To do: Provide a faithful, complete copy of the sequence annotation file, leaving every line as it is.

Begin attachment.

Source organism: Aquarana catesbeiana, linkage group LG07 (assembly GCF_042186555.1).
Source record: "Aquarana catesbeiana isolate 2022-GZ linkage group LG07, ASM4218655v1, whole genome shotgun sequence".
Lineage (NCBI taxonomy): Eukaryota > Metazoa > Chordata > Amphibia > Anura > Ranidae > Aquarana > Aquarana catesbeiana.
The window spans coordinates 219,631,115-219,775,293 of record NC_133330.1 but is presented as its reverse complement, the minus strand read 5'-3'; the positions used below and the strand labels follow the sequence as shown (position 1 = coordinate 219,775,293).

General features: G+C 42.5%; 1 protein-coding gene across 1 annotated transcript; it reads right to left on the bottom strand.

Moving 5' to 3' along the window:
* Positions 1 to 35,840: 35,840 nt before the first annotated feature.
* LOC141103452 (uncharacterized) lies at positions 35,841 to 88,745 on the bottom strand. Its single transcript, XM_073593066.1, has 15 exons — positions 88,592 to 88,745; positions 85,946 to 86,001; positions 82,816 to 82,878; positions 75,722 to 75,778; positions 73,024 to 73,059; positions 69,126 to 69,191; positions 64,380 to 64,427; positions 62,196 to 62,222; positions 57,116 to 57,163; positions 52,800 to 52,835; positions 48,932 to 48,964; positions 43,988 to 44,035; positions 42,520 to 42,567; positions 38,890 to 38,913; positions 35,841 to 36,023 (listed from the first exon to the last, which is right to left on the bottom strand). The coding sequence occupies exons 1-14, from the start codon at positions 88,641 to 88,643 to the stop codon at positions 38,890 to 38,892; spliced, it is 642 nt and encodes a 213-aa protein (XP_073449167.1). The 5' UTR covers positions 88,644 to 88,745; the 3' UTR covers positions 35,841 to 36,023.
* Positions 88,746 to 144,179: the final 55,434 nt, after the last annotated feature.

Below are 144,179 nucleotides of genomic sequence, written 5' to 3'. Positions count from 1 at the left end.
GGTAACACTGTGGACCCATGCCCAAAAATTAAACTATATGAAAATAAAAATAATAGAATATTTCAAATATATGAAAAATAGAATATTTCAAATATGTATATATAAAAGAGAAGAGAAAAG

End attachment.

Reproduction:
Source organism: Aquarana catesbeiana, linkage group LG07 (assembly GCF_042186555.1).
Source record: "Aquarana catesbeiana isolate 2022-GZ linkage group LG07, ASM4218655v1, whole genome shotgun sequence".
Lineage (NCBI taxonomy): Eukaryota > Metazoa > Chordata > Amphibia > Anura > Ranidae > Aquarana > Aquarana catesbeiana.
The window spans coordinates 219,631,115-219,775,293 of record NC_133330.1 but is presented as its reverse complement, the minus strand read 5'-3'; the positions used below and the strand labels follow the sequence as shown (position 1 = coordinate 219,775,293).

General features: G+C 42.5%; 1 protein-coding gene across 1 annotated transcript; it reads right to left on the bottom strand.

Moving 5' to 3' along the window:
* Positions 1 to 35,840: 35,840 nt before the first annotated feature.
* LOC141103452 (uncharacterized) lies at positions 35,841 to 88,745 on the bottom strand. Its single transcript, XM_073593066.1, has 15 exons — positions 88,592 to 88,745; positions 85,946 to 86,001; positions 82,816 to 82,878; positions 75,722 to 75,778; positions 73,024 to 73,059; positions 69,126 to 69,191; positions 64,380 to 64,427; positions 62,196 to 62,222; positions 57,116 to 57,163; positions 52,800 to 52,835; positions 48,932 to 48,964; positions 43,988 to 44,035; positions 42,520 to 42,567; positions 38,890 to 38,913; positions 35,841 to 36,023 (listed from the first exon to the last, which is right to left on the bottom strand). The coding sequence occupies exons 1-14, from the start codon at positions 88,641 to 88,643 to the stop codon at positions 38,890 to 38,892; spliced, it is 642 nt and encodes a 213-aa protein (XP_073449167.1). The 5' UTR covers positions 88,644 to 88,745; the 3' UTR covers positions 35,841 to 36,023.
* Positions 88,746 to 144,179: the final 55,434 nt, after the last annotated feature.

Below are 144,179 nucleotides of genomic sequence, written 5' to 3'. Positions count from 1 at the left end.
GGTAACACTGTGGACCCATGCCCAAAAATTAAACTATATGAAAATAAAAATAATAGAATATTTCAAATATATGAAAAATAGAATATTTCAAATATGTATATATAAAAGAGAAGAGAAAAG